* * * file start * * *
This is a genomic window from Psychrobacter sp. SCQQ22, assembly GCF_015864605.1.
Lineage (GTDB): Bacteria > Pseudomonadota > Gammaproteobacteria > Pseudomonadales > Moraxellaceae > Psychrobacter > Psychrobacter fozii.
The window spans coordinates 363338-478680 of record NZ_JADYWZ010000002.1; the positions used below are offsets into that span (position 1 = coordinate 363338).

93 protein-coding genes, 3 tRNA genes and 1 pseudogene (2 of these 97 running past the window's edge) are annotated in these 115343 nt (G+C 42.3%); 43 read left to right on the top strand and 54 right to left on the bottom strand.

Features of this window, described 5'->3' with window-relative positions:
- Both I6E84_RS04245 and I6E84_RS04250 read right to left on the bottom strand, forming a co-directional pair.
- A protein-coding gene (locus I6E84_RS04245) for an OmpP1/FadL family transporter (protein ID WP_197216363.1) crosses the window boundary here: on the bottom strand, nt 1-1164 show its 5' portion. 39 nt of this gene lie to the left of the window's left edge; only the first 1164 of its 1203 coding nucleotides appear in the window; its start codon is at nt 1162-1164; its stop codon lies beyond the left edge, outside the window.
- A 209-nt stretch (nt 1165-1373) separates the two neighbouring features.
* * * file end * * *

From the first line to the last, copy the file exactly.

This is a genomic window from Psychrobacter sp. SCQQ22, assembly GCF_015864605.1.
Lineage (GTDB): Bacteria > Pseudomonadota > Gammaproteobacteria > Pseudomonadales > Moraxellaceae > Psychrobacter > Psychrobacter fozii.
The window spans coordinates 363338-478680 of record NZ_JADYWZ010000002.1; the positions used below are offsets into that span (position 1 = coordinate 363338).

93 protein-coding genes, 3 tRNA genes and 1 pseudogene (2 of these 97 running past the window's edge) are annotated in these 115343 nt (G+C 42.3%); 43 read left to right on the top strand and 54 right to left on the bottom strand.

Features of this window, described 5'->3' with window-relative positions:
- Both I6E84_RS04245 and I6E84_RS04250 read right to left on the bottom strand, forming a co-directional pair.
- A protein-coding gene (locus I6E84_RS04245) for an OmpP1/FadL family transporter (protein ID WP_197216363.1) crosses the window boundary here: on the bottom strand, nt 1-1164 show its 5' portion. 39 nt of this gene lie to the left of the window's left edge; only the first 1164 of its 1203 coding nucleotides appear in the window; its start codon is at nt 1162-1164; its stop codon lies beyond the left edge, outside the window.
- A 209-nt stretch (nt 1165-1373) separates the two neighbouring features.